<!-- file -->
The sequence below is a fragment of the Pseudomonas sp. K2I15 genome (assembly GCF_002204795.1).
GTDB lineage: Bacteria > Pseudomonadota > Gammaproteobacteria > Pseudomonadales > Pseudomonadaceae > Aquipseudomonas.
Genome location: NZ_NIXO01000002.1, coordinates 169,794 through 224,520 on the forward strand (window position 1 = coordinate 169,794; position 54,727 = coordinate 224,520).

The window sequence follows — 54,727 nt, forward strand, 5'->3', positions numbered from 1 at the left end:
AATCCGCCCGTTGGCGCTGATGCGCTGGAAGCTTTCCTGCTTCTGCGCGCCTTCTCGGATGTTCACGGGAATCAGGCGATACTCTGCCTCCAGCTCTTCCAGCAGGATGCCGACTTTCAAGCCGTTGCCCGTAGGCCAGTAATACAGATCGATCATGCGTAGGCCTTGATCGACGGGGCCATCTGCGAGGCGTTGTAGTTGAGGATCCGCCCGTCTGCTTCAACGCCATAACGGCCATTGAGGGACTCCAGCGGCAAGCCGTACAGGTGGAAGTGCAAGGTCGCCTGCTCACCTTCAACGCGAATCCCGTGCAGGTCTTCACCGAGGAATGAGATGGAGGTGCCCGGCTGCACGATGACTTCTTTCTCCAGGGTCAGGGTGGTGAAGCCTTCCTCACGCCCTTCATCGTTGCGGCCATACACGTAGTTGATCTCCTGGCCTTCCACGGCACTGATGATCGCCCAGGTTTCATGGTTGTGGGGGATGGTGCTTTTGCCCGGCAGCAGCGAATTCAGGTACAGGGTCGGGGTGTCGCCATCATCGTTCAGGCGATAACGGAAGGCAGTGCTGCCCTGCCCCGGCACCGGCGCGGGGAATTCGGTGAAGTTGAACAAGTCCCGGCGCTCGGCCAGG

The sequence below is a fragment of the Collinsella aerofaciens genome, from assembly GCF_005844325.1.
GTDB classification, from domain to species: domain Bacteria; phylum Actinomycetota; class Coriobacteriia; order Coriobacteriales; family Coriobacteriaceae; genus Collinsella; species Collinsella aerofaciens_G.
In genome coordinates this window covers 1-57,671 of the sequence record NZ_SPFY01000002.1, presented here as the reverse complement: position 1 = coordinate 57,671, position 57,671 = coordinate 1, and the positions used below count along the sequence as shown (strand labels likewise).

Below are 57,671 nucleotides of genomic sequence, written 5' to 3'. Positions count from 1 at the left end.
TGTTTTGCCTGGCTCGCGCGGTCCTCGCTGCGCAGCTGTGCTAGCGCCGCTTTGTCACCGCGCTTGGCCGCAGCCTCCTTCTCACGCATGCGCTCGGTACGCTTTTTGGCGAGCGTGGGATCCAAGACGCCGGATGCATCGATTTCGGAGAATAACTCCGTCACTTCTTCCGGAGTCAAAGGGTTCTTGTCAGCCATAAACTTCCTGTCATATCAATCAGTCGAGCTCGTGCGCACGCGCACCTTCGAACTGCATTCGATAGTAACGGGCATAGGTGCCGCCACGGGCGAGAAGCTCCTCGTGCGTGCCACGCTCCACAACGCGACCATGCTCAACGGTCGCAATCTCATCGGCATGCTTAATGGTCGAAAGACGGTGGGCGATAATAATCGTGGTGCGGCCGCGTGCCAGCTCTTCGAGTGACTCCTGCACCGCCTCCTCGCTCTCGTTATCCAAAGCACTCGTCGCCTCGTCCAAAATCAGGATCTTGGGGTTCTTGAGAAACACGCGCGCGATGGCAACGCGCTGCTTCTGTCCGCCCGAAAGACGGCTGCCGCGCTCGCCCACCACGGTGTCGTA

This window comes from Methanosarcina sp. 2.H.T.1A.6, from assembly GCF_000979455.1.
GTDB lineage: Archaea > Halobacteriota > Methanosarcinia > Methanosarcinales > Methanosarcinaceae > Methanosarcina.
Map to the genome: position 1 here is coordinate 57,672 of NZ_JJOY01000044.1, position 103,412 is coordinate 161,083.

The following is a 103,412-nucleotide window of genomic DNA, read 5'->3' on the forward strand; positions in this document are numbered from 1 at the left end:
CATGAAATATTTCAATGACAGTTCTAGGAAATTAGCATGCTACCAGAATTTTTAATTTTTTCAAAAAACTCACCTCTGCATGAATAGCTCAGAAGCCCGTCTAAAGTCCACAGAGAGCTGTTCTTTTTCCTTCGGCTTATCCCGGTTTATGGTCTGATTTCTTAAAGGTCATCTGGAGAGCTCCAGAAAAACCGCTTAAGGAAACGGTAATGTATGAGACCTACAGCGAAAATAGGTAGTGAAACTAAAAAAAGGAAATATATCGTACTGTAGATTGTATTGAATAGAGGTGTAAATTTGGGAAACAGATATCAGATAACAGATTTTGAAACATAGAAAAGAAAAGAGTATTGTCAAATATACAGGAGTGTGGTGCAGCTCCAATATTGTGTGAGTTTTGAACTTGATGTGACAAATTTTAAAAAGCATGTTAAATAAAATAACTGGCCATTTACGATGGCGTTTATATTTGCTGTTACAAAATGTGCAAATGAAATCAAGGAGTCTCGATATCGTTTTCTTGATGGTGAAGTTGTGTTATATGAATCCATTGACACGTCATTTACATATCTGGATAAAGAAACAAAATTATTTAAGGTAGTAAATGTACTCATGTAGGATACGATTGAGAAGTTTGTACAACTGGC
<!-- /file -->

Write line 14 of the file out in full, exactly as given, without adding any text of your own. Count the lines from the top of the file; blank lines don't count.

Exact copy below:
The following is a 103,412-nucleotide window of genomic DNA, read 5'->3' on the forward strand; positions in this document are numbered from 1 at the left end: